Maritime law is a set of rules that regulates commerce on the sea. It deals with a wide variety of issues, from piracy and wake damage to towage contracts and property damage.
The United States is a member of the International Maritime Organization. This organization is responsible for enforcing maritime law. In addition, the International Maritime Organization oversees the registration, licensing, and inspection of ships and their crew.
Maritime law can be broken down into three areas: admiralty, civil, and criminal. Generally, federal courts have original jurisdiction over maritime matters. However, state courts can also hear some maritime cases.
Admiralty is a legal area that deals with claims against ship owners. If a vessel has been damaged, a crew member may file a lawsuit against the owner. They are entitled to receive compensation for their injuries. These awards can be based on the value of the property involved, the risk involved, and other factors.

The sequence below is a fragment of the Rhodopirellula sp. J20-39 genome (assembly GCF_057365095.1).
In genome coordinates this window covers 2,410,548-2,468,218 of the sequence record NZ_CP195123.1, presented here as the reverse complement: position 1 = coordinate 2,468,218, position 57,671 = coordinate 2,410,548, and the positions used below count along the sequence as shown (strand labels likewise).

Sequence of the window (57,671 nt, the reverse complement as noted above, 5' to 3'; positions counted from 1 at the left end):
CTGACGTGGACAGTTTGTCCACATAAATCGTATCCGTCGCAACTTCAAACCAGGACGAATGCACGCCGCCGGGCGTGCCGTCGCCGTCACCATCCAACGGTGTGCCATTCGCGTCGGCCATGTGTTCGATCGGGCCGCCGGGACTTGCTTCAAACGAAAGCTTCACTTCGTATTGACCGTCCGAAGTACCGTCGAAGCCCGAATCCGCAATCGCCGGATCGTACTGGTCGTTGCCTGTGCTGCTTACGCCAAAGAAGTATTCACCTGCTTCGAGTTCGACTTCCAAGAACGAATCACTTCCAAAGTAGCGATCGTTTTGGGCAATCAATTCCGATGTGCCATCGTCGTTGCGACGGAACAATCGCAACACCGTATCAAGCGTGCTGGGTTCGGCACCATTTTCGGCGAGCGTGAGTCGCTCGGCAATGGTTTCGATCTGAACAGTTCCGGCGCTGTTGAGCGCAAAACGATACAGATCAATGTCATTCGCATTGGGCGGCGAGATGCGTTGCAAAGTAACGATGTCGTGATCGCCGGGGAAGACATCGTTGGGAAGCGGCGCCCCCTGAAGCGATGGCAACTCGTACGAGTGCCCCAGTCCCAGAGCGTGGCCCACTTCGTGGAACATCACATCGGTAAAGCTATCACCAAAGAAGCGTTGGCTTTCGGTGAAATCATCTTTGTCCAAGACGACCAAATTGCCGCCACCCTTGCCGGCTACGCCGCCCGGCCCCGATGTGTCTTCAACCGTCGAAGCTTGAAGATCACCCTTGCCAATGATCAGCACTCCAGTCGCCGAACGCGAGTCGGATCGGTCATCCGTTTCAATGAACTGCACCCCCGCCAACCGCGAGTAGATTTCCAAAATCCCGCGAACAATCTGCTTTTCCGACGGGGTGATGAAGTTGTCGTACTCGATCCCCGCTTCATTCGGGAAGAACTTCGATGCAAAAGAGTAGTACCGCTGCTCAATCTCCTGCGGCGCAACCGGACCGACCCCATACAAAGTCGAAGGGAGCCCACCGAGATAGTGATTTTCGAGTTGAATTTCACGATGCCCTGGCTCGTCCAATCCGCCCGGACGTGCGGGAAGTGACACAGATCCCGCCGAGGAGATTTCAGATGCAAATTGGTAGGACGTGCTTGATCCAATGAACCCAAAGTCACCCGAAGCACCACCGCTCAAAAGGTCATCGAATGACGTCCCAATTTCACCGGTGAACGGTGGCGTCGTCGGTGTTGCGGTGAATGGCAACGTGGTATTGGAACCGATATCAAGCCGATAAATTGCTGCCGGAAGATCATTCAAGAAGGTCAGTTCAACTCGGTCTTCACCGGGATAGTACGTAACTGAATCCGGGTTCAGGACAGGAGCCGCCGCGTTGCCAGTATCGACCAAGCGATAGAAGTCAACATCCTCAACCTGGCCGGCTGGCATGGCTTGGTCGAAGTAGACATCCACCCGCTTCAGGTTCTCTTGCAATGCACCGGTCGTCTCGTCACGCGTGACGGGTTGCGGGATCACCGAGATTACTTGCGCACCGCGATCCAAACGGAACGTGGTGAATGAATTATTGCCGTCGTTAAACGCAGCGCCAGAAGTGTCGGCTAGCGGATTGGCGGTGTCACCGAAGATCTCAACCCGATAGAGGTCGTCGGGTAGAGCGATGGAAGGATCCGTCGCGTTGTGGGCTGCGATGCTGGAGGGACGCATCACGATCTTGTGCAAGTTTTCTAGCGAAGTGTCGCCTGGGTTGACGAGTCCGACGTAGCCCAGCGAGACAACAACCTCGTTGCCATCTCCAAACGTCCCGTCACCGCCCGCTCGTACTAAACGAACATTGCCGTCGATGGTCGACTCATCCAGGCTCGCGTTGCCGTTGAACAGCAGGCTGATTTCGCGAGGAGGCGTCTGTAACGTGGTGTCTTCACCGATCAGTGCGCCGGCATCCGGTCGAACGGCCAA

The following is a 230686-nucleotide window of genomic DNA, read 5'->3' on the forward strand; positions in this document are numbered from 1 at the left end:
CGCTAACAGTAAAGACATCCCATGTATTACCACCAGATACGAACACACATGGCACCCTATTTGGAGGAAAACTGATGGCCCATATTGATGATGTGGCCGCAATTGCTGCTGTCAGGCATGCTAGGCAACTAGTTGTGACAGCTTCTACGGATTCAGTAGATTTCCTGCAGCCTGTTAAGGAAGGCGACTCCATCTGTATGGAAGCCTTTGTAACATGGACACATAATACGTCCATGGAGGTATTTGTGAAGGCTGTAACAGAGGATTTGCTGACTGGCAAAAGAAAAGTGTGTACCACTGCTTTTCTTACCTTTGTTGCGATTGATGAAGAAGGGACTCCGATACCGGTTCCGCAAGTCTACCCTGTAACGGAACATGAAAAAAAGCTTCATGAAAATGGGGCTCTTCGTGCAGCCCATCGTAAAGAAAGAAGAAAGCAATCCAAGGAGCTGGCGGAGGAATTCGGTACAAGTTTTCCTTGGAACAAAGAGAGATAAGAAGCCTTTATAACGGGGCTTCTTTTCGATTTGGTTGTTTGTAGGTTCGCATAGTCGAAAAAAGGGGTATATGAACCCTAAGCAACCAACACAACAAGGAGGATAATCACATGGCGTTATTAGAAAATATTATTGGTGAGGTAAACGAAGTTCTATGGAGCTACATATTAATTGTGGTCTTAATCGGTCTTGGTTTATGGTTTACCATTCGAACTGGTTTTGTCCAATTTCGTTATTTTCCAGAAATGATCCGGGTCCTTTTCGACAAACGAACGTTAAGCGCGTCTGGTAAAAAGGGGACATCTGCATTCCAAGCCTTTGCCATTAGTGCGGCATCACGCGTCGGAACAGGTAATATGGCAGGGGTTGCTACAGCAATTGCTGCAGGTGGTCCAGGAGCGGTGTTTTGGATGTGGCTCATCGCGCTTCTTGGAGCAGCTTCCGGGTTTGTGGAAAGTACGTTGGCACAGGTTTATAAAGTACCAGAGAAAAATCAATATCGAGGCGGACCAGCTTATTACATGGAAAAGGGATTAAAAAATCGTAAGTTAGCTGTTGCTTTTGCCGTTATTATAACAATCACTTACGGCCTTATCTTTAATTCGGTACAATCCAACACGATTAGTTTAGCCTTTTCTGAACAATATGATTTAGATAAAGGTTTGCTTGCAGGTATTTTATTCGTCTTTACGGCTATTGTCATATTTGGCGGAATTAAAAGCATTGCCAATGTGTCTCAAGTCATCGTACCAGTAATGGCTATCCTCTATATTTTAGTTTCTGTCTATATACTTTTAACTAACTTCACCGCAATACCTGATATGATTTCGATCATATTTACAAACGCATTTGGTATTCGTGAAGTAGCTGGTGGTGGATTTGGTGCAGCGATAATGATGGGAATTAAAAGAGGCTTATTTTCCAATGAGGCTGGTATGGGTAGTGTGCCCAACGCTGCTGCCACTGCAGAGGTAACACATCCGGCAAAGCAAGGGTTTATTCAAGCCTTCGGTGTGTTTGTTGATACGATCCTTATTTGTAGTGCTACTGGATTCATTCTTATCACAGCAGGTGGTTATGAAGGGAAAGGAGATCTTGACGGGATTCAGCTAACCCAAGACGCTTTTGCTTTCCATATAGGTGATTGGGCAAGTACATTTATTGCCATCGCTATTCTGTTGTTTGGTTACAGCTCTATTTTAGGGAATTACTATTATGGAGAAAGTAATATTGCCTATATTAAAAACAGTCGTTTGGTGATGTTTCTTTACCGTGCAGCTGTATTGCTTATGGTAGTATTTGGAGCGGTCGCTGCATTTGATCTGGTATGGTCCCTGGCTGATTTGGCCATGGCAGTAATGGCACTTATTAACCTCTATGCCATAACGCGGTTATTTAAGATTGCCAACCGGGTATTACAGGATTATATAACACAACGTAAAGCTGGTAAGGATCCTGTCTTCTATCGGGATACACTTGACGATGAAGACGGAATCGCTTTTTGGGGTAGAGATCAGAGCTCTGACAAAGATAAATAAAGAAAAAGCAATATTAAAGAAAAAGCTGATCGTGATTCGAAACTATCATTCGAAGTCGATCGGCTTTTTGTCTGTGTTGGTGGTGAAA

While admiralty is the most common area of maritime law, there are many other areas. A few examples include the “Doctrine of Unseaworthiness,” which imposes a duty on ship owners to provide equipment and maintenance. Similarly, the “Maximum Medical Cure” obligation requires employers to provide medical care for an injured crew member. Medications, long-term treatments, and wheelchairs are some of the common items used to fulfill this obligation.
Besides resolving maritime disputes, federal courts also hear cases related to piracy. There are also other laws that allow the US government to take action against a foreign country.